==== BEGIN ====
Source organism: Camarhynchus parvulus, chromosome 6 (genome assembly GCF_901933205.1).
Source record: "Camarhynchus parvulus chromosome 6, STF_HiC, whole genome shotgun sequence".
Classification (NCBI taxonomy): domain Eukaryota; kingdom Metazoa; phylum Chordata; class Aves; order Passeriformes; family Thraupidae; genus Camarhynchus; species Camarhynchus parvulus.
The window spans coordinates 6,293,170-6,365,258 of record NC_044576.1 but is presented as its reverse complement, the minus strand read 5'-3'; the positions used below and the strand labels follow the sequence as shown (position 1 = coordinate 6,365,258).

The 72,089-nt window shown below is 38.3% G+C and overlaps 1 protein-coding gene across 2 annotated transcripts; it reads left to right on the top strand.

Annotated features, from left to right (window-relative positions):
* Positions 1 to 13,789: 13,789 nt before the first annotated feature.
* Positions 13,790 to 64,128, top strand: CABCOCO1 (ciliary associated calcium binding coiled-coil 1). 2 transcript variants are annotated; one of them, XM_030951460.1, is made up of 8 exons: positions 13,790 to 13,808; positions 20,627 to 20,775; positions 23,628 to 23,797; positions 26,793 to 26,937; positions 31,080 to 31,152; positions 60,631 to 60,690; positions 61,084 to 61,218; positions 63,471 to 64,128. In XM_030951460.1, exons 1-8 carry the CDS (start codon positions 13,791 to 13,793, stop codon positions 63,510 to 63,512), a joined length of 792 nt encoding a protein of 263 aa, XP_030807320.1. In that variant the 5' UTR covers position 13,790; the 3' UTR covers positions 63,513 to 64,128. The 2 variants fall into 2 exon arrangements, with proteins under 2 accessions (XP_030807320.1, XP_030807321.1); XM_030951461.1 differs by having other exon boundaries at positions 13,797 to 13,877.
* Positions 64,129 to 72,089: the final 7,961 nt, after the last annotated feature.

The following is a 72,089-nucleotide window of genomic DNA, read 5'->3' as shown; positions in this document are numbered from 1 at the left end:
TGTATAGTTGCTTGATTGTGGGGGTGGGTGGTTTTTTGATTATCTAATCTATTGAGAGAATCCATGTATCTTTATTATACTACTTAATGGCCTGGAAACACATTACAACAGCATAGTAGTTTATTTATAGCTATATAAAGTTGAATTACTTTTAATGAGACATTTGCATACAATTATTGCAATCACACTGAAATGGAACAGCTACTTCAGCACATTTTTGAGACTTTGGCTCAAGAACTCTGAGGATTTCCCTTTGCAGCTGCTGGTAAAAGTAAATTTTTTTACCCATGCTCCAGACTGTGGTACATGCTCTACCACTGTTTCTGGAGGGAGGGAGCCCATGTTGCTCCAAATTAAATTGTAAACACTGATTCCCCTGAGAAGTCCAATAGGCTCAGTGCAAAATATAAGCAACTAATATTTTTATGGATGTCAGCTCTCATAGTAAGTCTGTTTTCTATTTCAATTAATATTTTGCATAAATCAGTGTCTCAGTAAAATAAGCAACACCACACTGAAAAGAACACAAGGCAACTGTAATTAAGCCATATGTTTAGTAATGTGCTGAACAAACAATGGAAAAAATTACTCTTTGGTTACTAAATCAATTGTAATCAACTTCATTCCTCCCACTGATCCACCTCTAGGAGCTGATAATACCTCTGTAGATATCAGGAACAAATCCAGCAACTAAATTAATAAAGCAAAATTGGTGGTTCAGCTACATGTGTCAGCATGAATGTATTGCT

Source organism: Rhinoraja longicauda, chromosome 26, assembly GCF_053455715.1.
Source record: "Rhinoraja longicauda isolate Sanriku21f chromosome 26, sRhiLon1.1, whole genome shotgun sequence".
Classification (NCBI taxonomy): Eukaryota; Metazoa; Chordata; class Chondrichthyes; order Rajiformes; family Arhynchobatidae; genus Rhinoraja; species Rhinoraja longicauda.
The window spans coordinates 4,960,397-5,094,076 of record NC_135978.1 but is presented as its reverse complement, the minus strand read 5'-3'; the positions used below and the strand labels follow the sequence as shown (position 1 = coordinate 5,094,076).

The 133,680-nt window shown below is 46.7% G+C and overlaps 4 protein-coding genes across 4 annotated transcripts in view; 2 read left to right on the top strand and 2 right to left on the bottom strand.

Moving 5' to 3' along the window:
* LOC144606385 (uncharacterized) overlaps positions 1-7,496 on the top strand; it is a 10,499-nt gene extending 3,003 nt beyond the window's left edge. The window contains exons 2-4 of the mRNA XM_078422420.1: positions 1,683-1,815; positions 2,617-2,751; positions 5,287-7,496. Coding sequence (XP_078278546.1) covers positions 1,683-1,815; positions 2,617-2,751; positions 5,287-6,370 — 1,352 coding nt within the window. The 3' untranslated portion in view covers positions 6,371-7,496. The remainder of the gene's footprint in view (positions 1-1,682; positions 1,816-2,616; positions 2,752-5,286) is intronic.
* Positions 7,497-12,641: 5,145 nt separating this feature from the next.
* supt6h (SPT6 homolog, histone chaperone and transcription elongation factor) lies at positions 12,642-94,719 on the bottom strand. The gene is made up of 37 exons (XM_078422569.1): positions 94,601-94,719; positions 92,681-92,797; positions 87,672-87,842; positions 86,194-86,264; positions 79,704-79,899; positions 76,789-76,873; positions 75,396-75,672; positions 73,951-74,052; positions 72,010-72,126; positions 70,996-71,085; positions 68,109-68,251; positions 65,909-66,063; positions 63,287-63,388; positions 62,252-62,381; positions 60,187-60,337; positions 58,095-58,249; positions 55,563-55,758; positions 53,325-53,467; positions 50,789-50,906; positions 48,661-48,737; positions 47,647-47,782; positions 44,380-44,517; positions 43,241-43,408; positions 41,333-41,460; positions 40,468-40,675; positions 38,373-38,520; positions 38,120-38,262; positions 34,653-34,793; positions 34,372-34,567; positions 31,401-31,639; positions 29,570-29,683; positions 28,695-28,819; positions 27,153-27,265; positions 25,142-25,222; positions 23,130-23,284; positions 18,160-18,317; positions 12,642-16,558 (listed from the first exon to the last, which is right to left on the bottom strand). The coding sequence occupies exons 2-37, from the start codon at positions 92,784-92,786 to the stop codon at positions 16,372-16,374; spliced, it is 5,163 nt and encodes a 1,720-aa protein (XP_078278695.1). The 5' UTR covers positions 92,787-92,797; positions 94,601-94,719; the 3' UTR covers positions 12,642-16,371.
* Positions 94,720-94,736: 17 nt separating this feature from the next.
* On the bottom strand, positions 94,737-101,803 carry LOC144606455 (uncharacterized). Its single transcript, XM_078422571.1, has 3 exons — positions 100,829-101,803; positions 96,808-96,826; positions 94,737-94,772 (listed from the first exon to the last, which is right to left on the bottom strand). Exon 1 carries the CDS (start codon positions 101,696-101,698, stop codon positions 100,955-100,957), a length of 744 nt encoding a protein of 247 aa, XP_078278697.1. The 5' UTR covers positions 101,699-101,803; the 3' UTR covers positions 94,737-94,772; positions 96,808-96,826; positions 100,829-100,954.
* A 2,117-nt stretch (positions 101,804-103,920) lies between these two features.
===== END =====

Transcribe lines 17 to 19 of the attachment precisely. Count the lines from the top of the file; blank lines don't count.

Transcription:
Moving 5' to 3' along the window:
* LOC144606385 (uncharacterized) overlaps positions 1-7,496 on the top strand; it is a 10,499-nt gene extending 3,003 nt beyond the window's left edge. The window contains exons 2-4 of the mRNA XM_078422420.1: positions 1,683-1,815; positions 2,617-2,751; positions 5,287-7,496. Coding sequence (XP_078278546.1) covers positions 1,683-1,815; positions 2,617-2,751; positions 5,287-6,370 — 1,352 coding nt within the window. The 3' untranslated portion in view covers positions 6,371-7,496. The remainder of the gene's footprint in view (positions 1-1,682; positions 1,816-2,616; positions 2,752-5,286) is intronic.
* Positions 7,497-12,641: 5,145 nt separating this feature from the next.